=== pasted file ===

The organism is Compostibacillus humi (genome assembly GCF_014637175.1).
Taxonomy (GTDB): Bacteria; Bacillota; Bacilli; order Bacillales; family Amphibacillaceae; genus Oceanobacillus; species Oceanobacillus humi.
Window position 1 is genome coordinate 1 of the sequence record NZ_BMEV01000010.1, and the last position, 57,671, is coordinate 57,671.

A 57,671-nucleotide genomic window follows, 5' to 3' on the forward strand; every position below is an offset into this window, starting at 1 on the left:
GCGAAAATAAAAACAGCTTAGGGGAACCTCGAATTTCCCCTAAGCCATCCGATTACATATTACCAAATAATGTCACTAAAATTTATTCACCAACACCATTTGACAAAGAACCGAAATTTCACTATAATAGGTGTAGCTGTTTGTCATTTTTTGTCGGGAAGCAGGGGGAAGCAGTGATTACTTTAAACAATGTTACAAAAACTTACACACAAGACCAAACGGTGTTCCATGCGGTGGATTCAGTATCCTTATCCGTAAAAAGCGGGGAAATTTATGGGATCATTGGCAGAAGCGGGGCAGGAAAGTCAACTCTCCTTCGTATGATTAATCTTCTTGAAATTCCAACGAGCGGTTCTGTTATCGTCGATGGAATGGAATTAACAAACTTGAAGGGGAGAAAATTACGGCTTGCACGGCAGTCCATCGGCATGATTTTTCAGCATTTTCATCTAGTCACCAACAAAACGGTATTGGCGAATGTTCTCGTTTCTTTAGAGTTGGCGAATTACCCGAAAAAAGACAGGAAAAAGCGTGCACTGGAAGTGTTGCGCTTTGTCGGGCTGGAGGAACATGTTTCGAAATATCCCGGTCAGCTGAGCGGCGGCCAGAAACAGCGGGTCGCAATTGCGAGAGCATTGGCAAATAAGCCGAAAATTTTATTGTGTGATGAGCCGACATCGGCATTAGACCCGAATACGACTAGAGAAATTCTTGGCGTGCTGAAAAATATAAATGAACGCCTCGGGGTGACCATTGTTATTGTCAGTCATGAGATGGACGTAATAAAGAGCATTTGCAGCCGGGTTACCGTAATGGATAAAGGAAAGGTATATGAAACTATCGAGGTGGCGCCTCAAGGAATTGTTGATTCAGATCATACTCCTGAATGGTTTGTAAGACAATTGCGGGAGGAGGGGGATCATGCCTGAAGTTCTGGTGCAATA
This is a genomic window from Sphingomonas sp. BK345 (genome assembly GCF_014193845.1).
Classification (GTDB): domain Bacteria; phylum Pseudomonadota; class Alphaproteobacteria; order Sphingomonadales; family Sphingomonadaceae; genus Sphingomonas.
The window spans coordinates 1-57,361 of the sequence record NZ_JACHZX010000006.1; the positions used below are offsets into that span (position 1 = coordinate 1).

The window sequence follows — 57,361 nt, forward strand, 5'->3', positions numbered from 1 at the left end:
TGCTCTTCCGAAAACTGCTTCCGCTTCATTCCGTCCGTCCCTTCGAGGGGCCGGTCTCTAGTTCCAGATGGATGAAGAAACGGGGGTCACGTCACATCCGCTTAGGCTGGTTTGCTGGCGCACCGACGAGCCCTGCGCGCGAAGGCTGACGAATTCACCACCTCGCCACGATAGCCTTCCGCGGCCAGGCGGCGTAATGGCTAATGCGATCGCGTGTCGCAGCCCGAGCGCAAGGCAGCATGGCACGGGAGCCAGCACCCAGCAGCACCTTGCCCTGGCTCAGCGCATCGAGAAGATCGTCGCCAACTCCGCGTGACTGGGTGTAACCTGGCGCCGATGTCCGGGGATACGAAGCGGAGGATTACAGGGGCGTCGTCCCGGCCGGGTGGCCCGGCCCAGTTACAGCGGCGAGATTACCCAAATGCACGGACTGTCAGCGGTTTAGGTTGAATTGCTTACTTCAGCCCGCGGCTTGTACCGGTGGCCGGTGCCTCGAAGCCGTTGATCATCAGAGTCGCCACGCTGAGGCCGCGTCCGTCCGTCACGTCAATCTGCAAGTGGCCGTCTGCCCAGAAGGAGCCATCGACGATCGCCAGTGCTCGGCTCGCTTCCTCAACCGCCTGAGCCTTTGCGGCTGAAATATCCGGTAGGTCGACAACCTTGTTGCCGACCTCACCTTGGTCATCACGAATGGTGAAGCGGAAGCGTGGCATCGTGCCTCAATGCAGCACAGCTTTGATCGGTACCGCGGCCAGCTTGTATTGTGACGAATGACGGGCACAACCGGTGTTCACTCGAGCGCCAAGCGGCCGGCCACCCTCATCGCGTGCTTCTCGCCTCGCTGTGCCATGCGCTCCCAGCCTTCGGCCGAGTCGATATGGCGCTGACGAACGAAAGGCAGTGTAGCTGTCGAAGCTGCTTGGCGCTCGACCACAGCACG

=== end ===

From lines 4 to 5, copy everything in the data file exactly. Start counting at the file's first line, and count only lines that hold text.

A 57,671-nucleotide genomic window follows, 5' to 3' on the forward strand; every position below is an offset into this window, starting at 1 on the left:
GCGAAAATAAAAACAGCTTAGGGGAACCTCGAATTTCCCCTAAGCCATCCGATTACATATTACCAAATAATGTCACTAAAATTTATTCACCAACACCATTTGACAAAGAACCGAAATTTCACTATAATAGGTGTAGCTGTTTGTCATTTTTTGTCGGGAAGCAGGGGGAAGCAGTGATTACTTTAAACAATGTTACAAAAACTTACACACAAGACCAAACGGTGTTCCATGCGGTGGATTCAGTATCCTTATCCGTAAAAAGCGGGGAAATTTATGGGATCATTGGCAGAAGCGGGGCAGGAAAGTCAACTCTCCTTCGTATGATTAATCTTCTTGAAATTCCAACGAGCGGTTCTGTTATCGTCGATGGAATGGAATTAACAAACTTGAAGGGGAGAAAATTACGGCTTGCACGGCAGTCCATCGGCATGATTTTTCAGCATTTTCATCTAGTCACCAACAAAACGGTATTGGCGAATGTTCTCGTTTCTTTAGAGTTGGCGAATTACCCGAAAAAAGACAGGAAAAAGCGTGCACTGGAAGTGTTGCGCTTTGTCGGGCTGGAGGAACATGTTTCGAAATATCCCGGTCAGCTGAGCGGCGGCCAGAAACAGCGGGTCGCAATTGCGAGAGCATTGGCAAATAAGCCGAAAATTTTATTGTGTGATGAGCCGACATCGGCATTAGACCCGAATACGACTAGAGAAATTCTTGGCGTGCTGAAAAATATAAATGAACGCCTCGGGGTGACCATTGTTATTGTCAGTCATGAGATGGACGTAATAAAGAGCATTTGCAGCCGGGTTACCGTAATGGATAAAGGAAAGGTATATGAAACTATCGAGGTGGCGCCTCAAGGAATTGTTGATTCAGATCATACTCCTGAATGGTTTGTAAGACAATTGCGGGAGGAGGGGGATCATGCCTGAAGTTCTGGTGCAATA